Skip to main content
Skip to content

About this free course

Download this course

Share this free course

Test kits for water analysis
Test kits for water analysis

Start this free course now. Just create an account and sign in. Enrol and complete the course for a free statement of participation or digital badge if available.

6.2 pH probes

The pH of an aqueous solution is an expression of its acidic or alkaline nature, and is defined as

pH = - log [H+(aq)]
Equation label: (21)

where [H+(aq)] is the concentration of hydrogen ions in the aqueous solution, in mol l−1.

The pH scale is a direct measure of the hydrogen ion concentration, with a pH value of 1 representing a hydrogen ion concentration of 1 × 10−1 mol l−1, and a pH of 14 indicating a hydrogen ion concentration of 1 × 10−14 mol l−1.

Question 12

What is the hydrogen ion concentration in an aqueous solution of pH 5?


pH = − log10 [H+] = 5
so [H+] = 1 × 105 mol l1

To measure pH accurately we use a voltmeter (referred to as a pH meter) linked to two electrodes, one of which is sensitive to H+ ions and the other of which is a reference. For ease of use, the two electrodes are usually housed within one glass casing. These are often referred to as combination electrodes. A cross section is shown in Figure 10, which also includes a brief description of some of the components. The voltage difference between the electrodes is proportional to the pH outside the glass membrane.

Figure 10  Cross-section of a combination electrode for pH measurement.

Question 13

Suggest how you would calibrate a pH meter.


You could take readings from solutions whose pHs are known.

Fortunately solutions are available to us that have known pHs. These are buffers - solutions that resist changes in pH either on the addition of small quantities of acids and alkalis, or when diluted. A further consideration is the temperature of the solution you are measuring, as the sensitivity of the electrode varies with temperature. Compensation for such changes is either automatic, whereby a built-in temperature sensor (thermistor) signals the meter, or manual, whereby the operator has to key in the temperature measured by an external thermometer. Either way, the meter makes the appropriate adjustment to the output.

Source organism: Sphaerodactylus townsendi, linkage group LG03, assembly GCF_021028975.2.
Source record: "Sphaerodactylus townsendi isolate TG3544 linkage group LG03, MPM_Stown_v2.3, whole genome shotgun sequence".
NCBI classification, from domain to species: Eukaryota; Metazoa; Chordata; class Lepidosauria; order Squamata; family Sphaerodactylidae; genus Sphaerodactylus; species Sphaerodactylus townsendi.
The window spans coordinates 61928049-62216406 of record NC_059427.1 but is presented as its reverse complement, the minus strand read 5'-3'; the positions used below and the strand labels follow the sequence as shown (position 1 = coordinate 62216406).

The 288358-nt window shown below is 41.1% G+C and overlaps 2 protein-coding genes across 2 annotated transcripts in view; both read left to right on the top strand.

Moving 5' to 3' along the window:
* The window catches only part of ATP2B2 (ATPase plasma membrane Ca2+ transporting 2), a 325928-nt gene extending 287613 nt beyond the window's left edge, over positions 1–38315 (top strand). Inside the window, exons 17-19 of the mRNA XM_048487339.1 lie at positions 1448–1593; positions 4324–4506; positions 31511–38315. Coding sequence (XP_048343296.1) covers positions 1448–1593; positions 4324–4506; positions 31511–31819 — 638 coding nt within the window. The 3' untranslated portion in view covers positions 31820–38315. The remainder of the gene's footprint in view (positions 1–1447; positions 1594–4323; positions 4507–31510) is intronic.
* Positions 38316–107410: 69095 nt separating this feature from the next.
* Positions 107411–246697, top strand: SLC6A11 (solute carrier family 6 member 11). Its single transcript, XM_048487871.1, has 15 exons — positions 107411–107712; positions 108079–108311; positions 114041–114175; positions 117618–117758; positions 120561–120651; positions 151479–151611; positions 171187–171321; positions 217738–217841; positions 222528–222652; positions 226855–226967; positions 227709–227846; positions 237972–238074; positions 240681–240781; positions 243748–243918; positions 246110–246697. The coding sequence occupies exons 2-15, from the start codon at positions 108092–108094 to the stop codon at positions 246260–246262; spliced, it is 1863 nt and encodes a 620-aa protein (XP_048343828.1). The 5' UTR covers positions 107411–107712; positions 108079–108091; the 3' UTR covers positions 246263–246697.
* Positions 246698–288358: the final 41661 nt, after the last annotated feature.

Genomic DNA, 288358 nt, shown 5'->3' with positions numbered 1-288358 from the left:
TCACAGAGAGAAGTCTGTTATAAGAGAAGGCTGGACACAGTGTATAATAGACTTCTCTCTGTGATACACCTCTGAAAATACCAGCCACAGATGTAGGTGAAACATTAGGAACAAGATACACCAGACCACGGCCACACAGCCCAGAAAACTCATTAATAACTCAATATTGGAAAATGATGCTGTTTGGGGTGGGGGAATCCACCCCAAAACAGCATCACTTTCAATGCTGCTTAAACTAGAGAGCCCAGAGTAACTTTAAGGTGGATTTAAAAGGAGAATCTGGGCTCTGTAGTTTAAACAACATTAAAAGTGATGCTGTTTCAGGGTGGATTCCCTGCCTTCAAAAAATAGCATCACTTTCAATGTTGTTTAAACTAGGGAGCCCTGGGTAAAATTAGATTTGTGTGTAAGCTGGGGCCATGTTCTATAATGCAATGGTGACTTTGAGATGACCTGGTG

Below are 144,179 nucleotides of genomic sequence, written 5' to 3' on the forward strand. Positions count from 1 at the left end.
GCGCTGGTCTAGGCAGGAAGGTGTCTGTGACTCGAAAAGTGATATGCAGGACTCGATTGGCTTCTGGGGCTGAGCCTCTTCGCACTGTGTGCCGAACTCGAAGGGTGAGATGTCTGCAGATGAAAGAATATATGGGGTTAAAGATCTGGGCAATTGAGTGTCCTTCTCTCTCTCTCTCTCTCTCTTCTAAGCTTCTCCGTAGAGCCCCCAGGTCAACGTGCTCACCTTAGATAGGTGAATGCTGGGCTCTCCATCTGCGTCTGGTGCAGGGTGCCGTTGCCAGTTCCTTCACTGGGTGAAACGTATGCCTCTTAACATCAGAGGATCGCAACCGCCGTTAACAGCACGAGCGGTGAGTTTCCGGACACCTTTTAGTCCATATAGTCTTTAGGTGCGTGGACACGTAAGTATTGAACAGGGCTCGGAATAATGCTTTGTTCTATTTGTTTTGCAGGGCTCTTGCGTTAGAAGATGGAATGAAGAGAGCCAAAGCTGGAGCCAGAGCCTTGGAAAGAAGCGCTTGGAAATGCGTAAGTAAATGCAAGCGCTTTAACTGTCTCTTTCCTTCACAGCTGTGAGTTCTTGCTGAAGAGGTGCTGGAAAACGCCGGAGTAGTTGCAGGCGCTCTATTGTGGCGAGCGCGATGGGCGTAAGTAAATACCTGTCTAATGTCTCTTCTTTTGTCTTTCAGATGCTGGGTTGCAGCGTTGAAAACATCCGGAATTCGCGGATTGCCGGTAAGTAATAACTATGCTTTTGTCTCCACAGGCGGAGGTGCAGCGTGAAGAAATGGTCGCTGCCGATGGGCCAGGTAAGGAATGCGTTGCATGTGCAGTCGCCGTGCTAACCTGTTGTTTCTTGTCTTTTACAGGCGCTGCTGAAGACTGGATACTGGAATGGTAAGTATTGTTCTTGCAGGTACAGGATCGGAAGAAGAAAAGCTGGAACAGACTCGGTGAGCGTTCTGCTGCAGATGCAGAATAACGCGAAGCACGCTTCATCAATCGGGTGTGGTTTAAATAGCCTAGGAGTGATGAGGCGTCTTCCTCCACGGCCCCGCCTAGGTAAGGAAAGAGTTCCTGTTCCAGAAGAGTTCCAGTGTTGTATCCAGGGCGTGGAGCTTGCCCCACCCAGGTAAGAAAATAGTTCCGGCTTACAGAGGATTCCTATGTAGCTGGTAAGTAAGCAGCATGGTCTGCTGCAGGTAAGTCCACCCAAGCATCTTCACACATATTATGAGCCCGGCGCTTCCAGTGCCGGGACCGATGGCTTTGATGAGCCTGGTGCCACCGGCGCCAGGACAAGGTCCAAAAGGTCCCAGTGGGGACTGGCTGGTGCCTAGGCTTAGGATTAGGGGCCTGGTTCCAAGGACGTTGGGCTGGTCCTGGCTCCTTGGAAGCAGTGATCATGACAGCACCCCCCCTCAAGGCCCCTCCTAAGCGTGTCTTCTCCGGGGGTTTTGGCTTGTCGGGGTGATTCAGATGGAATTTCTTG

Let's now look in detail at this process and how pH measurements are actually carried out using a meter and electrode. Watch Video 6 Measuring pH.

Download this video clip.Video player: Video 6
Copy this transcript to the clipboard
Print this transcript
Show transcript|Hide transcript
Video 6 Measuring pH.
Interactive feature not available in single page view (see it in standard view).

The concentration of acid or alkali affects many chemical or biological properties of water, for example it can influence the growth of fish populations, and is one of the most important indicators of quality. Industrial wastewaters may contain significant concentration of mineral acids which will lower the pH of water.

Portable handheld and weatherproof pH meters encased in plastic suitable for outdoor work are available for use in the field. These are particularly suitable for field work due to one feature of the combination pH electrode:

A ceramic plug is responsible for allowing electrical contact between the sample and the reference solution. This plug is actually a porous piece of ceramic material pushed through the glass shaft of the electrode, and which acts as a restriction, allowing reference material to slowly flow out of the electrode rather than flood out. It is prone to blockages, however, particularly with highly turbid or dirty samples - the type of water you're likely to sample in the field.

Field pH probes tend to have open junctions, where the reference electrolyte is completely exposed to the environment. It doesn't run straight out because the reference material is not a liquid. These probes use a gel-type electrolyte, which is permanent (no refilling is necessary) and ideal for measuring dirty samples.